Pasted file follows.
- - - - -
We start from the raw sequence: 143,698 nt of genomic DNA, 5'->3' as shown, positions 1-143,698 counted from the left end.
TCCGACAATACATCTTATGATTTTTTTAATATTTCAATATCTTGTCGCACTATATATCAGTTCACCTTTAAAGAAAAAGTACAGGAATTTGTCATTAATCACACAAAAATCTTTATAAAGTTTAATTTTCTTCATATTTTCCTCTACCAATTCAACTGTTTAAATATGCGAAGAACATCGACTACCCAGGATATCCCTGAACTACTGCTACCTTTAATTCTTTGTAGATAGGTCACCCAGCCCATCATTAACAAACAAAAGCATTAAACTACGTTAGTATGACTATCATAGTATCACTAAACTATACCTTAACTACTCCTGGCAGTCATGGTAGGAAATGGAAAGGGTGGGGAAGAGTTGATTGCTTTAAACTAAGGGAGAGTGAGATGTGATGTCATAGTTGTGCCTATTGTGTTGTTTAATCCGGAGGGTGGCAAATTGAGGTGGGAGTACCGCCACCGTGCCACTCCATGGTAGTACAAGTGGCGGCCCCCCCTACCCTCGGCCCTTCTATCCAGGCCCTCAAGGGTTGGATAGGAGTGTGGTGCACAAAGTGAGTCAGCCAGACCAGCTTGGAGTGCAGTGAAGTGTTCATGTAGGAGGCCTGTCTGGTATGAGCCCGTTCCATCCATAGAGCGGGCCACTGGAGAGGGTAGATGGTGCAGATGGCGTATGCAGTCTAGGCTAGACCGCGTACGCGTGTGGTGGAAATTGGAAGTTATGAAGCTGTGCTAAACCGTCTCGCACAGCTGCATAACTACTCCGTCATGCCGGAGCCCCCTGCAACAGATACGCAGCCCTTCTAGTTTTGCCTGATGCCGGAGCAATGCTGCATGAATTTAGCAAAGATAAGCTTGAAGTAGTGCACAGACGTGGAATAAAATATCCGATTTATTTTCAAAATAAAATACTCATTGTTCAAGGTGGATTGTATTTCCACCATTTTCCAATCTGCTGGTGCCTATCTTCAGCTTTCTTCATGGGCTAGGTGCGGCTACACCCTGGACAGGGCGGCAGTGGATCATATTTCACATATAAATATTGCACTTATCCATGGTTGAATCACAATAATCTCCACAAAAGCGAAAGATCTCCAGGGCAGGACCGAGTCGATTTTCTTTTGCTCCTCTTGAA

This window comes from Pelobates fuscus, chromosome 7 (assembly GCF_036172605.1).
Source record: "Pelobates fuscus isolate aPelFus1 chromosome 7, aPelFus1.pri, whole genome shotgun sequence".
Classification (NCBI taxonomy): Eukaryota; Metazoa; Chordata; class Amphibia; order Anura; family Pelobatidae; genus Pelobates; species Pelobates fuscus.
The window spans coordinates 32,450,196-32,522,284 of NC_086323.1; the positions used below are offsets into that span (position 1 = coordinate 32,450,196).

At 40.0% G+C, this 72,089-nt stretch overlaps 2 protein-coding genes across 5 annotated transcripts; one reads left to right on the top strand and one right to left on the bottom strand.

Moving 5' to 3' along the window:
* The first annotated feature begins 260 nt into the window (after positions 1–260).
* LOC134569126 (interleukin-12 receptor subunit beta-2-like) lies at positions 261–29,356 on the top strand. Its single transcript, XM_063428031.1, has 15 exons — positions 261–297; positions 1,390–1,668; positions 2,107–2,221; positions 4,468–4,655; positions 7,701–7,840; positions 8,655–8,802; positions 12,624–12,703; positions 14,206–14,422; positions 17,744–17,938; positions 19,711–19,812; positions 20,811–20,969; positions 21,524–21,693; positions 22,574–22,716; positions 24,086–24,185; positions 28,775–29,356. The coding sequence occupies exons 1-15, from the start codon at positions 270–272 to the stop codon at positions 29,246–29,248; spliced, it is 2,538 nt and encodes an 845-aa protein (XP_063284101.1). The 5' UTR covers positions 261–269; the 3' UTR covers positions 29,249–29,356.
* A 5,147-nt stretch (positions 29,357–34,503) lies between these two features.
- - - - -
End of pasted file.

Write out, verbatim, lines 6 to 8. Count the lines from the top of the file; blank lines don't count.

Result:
The window spans coordinates 32,450,196-32,522,284 of NC_086323.1; the positions used below are offsets into that span (position 1 = coordinate 32,450,196).

At 40.0% G+C, this 72,089-nt stretch overlaps 2 protein-coding genes across 5 annotated transcripts; one reads left to right on the top strand and one right to left on the bottom strand.

Moving 5' to 3' along the window: